In the U.S., more than 1 million breast biopsies are performed annually, yet less than 25 percent of these biopsies yield a diagnosis of breast cancer.
One reason for this low predictive value is that most lesions categorized as needing biopsy are of relatively low suspicion. These include lesions classified as 4A, where probability of malignancy ranges from >2 to <10 percent, or 4B, where probability of malignancy ranges from >10 to <50 percent under the Breast Imaging Reporting Data System (BIRADS).
Speaking at a Sunday session, Margarita Zuley, MD, a radiologist at the University of Pittsburgh Medical Center, said anatomic characterization of lesions using non-enhanced methods such as mammography, tomosynthesis (3D mammography) and ultrasound (US) are insufficient to significantly improve the positive predictive value (PPV) of a biopsy. On the other hand, contrast-enhanced digital mammography (CEDM) has been shown to have a high negative predictive value for classifying indeterminate mammographic or US findings as benign when no enhancement is seen.
In her study, Dr. Zuley investigated whether CEDM used during diagnostic evaluation could increase biopsy PPV for soft tissue density lesions by reducing benign biopsies while not impacting the biopsy rate of cancers. Patients were prospectively enrolled into an International Review Board-approved trial that included a research CEDM study immediately prior to biopsy of their 4A or 4B imaging-identified lesions.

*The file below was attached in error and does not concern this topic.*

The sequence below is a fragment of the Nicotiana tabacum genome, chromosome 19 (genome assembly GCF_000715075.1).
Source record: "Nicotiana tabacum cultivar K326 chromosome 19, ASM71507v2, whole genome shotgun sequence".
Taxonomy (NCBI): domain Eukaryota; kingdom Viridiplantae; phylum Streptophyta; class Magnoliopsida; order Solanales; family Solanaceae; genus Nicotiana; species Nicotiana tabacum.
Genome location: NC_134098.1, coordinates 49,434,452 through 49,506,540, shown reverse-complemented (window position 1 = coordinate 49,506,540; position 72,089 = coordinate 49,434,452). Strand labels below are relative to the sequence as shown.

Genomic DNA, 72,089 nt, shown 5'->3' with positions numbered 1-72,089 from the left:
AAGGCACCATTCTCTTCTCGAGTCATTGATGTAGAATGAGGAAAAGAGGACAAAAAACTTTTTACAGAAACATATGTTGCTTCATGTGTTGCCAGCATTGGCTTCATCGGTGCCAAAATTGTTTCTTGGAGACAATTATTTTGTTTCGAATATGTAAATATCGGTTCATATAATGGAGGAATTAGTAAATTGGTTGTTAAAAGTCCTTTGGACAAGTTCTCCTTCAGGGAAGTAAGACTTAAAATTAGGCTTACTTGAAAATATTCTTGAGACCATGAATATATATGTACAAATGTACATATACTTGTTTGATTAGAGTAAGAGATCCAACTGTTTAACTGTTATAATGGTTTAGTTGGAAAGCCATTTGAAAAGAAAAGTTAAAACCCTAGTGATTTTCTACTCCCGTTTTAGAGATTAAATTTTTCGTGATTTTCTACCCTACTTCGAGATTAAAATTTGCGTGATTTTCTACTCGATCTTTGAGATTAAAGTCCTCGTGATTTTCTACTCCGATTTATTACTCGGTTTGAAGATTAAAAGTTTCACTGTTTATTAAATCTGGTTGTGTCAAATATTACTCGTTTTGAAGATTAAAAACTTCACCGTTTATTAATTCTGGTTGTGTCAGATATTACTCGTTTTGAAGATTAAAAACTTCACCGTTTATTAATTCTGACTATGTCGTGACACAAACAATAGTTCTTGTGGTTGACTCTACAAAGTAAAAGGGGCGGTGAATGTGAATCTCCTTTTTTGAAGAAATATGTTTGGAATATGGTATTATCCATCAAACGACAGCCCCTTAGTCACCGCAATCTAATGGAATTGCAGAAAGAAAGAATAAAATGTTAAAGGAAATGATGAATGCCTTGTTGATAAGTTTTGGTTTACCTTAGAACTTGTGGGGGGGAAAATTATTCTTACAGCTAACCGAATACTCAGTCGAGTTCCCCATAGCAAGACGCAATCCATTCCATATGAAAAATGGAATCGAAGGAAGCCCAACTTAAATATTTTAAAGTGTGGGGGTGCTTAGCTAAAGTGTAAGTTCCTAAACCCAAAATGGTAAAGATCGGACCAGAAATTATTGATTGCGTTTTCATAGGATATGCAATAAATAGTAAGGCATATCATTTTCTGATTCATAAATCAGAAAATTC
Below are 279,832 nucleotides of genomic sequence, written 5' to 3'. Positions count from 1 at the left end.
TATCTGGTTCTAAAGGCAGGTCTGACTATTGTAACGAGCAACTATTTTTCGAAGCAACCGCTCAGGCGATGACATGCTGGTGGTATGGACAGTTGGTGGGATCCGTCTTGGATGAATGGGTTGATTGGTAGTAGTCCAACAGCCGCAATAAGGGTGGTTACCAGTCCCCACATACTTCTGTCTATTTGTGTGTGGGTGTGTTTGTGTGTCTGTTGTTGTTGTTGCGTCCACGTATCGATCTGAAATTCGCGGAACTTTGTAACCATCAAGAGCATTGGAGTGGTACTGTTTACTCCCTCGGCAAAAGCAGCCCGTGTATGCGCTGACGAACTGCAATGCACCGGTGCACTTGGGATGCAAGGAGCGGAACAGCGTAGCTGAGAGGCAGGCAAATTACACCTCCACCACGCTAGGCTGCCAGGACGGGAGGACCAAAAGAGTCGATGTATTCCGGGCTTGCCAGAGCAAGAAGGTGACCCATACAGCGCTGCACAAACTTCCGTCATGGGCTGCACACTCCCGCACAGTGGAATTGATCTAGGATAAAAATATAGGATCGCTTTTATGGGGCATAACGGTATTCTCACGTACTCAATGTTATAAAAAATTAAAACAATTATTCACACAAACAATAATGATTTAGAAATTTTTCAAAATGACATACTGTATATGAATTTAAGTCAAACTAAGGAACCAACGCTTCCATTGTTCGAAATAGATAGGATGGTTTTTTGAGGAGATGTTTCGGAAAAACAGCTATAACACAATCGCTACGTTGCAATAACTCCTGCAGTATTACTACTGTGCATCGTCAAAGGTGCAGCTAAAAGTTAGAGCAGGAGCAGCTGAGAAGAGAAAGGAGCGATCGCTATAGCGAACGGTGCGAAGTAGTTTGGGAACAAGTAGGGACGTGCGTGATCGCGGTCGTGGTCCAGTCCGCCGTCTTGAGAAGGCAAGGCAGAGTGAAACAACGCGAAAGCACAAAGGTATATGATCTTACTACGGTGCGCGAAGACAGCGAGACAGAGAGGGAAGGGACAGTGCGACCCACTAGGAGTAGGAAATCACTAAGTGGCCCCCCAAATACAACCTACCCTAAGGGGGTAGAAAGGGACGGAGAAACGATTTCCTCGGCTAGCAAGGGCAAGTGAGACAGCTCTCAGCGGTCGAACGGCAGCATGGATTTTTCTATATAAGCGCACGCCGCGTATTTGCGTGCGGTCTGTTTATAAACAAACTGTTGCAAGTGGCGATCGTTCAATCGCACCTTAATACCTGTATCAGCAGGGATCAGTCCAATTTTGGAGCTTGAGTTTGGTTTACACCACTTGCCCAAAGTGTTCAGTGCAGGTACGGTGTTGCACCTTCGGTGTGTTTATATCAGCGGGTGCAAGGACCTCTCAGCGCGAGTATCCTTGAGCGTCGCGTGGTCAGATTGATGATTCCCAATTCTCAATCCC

"Our study looked at mammography, tomosynthesis or US identified lesions that were masses, asymmetrie s or areas of distortion with or without calcifications," Dr. Zuley said.
Researchers then performed a reader study that included eight radiologists reviewing 60 cases three times, rating each using the BIRADS scale. Initially, readers rated the mammogram and tomosynthesis only, then re-rated the case after adding US.
The team then re-rated the case again with the addition of CEDM. Looking at the performance of each rating, Dr. Zuley noted that CEDM significantly improved appropriate use criteria (AUC) over the performance of mammogram, tomosynthesis and US.
Although larger studies are needed to validate this trial, Dr. Zuley said the potential impact of these results for patients – not to mention the economic considerations – is significant because the majority of biopsies in the U.S. are performed for lesions classified as 4A and 4B.
"Contrast-enhanced digital mammography may be an important new tool for eliminating unneeded biopsies of some actually benign breast lesions without having a significant impact on sensitivity," Dr. Zuley said. "If validated, this paradigm could alter the benefit/risk ratio of screening mammography."